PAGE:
Just knowing a few key wines will ease the confusion and simplify the shopping trip (hint, if the grape or wine name has a “v” in it, you will probably love it.)

Read more...

The Legend of Chianti's Black Rooster (Gallo Nero)

The Gallo Nero (Black Rooster) was the historic symbol of the League of Chianti and has become the symbol of the wines of Chianti Classico. The Black Rooster symbol is linked to a medieval legend that takes place during the time of open hostilities between Firenze and Siena for control of the Chianti territory.

Read more...

Chianti Classico with sommelier Jeffrey Porter

Chianti Classico: From Medici to Marvelous

Nestled in the hills of Tuscany with some of the most unique soils in the world with one of the greatest grapes in the world, Chianti Classico is a wine that conjures up the best (and worst) associations within the world of wine.

Get the inside scoop! Join Jeffrey Porter, Beverage Director for the acclaimed Italian restaurant group Batali & Bastianich, as he guides you through the history and specificities of Chianti Classico.

Presenter: Sommelier Jeff Porter

Originally from Texas, Jeffrey’s passion for wine started while at the University of Texas at Austin.

He began his career at Central Market in Austin, Texas.

After graduating Jeffrey moved to California where he worked as a sales person for a wholesaler in the Bay Area.

His sommelier career began in Napa Valley working at Tra Vigne Ristorante in St. Helena, California.

He joined the Batali & Bastianich Hospitality Group in 2009 at Osteria Mozza.

In 2011 he moved to New York to become the wine director for Del Posto and in 2014 Jeffrey became the Beverage Operations Director, overseeing the beverage programs for Babbo, Del Posto, Esca, Lupa, Otto, Babbo Pizzeria & Enoteca in Boston, MA, and our newest restaurant La Sirena at the Maritime Hotel.

Learn more about Italian Wines:

Read more...

Italian Wine Tradition and Transition with Nick Bielak

Webinar Abstract:

Join Nick Bielak for a punchy introduction to some of the important buzz words of contemporary Italian wine… what’s exciting and what to look out for.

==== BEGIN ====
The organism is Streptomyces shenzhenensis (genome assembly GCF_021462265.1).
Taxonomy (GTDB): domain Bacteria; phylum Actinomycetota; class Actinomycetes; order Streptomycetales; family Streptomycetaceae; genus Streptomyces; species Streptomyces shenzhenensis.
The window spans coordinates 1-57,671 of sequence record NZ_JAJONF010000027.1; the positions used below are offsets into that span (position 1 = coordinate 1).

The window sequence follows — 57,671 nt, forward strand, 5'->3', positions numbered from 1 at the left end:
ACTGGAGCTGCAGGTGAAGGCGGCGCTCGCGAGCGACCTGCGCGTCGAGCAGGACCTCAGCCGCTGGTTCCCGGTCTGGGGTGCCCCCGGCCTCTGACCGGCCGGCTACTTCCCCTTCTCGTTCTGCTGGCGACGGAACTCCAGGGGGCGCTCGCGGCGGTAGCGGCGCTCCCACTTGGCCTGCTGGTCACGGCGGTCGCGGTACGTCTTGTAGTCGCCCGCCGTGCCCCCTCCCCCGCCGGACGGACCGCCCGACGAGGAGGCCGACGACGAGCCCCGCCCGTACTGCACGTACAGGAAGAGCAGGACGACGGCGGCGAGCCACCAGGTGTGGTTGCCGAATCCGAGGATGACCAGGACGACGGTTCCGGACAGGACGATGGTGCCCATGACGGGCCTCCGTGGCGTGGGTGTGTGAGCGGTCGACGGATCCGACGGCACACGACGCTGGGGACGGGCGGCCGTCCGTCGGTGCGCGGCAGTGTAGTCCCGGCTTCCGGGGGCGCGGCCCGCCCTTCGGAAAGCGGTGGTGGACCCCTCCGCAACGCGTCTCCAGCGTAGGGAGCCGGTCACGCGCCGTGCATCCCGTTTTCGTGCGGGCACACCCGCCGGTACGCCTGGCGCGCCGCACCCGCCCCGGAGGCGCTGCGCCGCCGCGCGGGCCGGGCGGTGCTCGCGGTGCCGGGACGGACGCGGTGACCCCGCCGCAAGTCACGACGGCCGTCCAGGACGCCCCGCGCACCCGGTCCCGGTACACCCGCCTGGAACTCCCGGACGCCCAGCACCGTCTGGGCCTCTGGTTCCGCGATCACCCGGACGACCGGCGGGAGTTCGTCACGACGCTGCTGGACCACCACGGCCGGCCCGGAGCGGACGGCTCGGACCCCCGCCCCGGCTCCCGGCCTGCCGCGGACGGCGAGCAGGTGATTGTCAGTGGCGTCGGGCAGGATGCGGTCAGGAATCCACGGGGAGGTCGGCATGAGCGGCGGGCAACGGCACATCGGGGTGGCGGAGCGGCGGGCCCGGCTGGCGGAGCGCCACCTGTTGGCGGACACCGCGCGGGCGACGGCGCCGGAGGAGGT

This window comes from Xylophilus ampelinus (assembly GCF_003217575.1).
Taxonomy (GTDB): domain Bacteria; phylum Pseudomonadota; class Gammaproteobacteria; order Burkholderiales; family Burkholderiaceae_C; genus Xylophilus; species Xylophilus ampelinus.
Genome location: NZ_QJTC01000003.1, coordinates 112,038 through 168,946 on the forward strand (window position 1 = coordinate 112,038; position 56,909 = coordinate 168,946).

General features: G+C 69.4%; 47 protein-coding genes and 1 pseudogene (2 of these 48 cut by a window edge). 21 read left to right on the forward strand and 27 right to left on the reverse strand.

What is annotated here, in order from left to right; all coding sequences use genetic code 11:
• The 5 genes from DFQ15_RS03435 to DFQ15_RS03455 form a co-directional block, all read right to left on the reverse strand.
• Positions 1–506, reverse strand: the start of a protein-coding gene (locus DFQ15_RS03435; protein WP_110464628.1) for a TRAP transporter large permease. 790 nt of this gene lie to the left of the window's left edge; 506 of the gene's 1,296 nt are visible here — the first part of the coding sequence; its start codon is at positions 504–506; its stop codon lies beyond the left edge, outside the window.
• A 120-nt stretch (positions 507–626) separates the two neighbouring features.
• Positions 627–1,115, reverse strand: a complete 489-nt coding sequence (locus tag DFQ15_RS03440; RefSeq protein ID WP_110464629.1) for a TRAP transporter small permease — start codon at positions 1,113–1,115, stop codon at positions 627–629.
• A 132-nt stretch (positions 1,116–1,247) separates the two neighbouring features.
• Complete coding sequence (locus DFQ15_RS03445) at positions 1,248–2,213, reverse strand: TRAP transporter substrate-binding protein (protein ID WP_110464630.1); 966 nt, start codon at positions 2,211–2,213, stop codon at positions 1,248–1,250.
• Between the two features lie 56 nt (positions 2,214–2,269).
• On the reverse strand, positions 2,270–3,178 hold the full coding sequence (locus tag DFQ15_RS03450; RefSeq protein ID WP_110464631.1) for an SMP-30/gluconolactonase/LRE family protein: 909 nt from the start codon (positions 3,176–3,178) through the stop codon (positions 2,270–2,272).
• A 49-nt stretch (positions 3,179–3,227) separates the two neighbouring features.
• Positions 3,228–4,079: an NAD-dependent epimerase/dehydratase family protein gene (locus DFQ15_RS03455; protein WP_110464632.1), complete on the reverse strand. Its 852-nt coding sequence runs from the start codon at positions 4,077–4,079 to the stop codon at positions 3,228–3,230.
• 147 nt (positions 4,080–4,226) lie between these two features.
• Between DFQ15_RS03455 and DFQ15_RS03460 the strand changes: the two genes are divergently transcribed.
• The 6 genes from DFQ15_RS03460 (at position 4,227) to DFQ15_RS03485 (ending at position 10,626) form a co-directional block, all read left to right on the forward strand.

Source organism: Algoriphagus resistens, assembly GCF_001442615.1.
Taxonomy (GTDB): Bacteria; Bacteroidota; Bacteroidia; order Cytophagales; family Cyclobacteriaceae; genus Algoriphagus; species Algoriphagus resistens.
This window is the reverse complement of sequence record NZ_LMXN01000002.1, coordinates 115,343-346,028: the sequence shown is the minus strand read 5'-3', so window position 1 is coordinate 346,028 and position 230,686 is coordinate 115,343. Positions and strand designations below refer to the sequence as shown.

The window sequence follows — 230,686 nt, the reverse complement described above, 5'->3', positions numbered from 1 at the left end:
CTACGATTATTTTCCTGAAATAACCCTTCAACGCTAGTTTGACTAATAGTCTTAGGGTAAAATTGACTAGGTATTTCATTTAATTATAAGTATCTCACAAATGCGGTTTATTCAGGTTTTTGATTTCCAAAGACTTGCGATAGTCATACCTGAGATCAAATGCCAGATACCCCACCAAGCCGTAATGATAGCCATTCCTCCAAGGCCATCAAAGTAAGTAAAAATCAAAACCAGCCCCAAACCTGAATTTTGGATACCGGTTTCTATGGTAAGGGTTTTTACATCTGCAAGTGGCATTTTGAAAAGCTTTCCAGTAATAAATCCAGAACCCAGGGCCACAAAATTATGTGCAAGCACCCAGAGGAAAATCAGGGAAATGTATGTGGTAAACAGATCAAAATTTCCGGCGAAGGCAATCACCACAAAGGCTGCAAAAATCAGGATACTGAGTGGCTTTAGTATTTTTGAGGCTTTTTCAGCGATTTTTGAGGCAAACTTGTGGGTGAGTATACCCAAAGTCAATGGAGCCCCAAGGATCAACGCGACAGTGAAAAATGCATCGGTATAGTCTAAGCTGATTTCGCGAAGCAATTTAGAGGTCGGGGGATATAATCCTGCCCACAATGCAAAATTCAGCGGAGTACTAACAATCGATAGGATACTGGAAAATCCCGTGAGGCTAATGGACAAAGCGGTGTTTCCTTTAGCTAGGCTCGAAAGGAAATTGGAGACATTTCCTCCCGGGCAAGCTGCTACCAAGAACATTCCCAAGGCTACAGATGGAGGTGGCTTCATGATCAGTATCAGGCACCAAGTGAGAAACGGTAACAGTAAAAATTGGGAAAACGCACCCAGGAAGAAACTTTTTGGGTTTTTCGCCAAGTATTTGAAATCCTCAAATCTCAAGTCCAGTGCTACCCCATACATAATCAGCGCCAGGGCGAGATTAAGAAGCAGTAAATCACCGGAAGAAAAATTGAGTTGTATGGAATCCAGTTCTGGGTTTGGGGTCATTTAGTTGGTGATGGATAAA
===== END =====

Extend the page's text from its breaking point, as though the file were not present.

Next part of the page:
Going beyond Italian Wine 101 (basics of Italian wine, main varieties and regions, culture and pronunciation), Nick will discuss hot topics including: menzioni geografiche aggiuntive in Barolo, the noble Italian red varieties, top Italian whites, the emerging south, the awakening of the giants– Italian coopertives.

These are just some of the most exciting developments in Italian wine production. Don’t miss out for a session on tradition and transition in Italy!

 

Presenter: Nick Bielak

After several forays to Italy, Nick emigrated in 1996 and inevitably became involved in wine, working for a Puglian winery until 2003.

After exploring the length and breadth of Italy’s vineyards from Alto Adige to Sicily, he returned to London with a view to disseminating the message of the exciting world of Italian wine to international markets.

After a short experience at Bibendum as an Italian specialist, he started working with Nicolas Belfrage MW in 2006.

Since then, he has had the privilege of working with this significant protagonist of the modern Italian wine époque, roaming Italy's vast expanse of DOCs and DOCGs, consulting with producers and ecologists, judging at major events (including Decanter for the last 8 years).

He currently spends half his time in Italy, and half in London, whilst being challenged by the Institute of Masters of Wine.

Learn more about Italian Wines:

Read more...

Subscribe Today

Subscribe to receive weekly original stories about the wines of France, Italy and Spain


Sign up to receive our latest updates *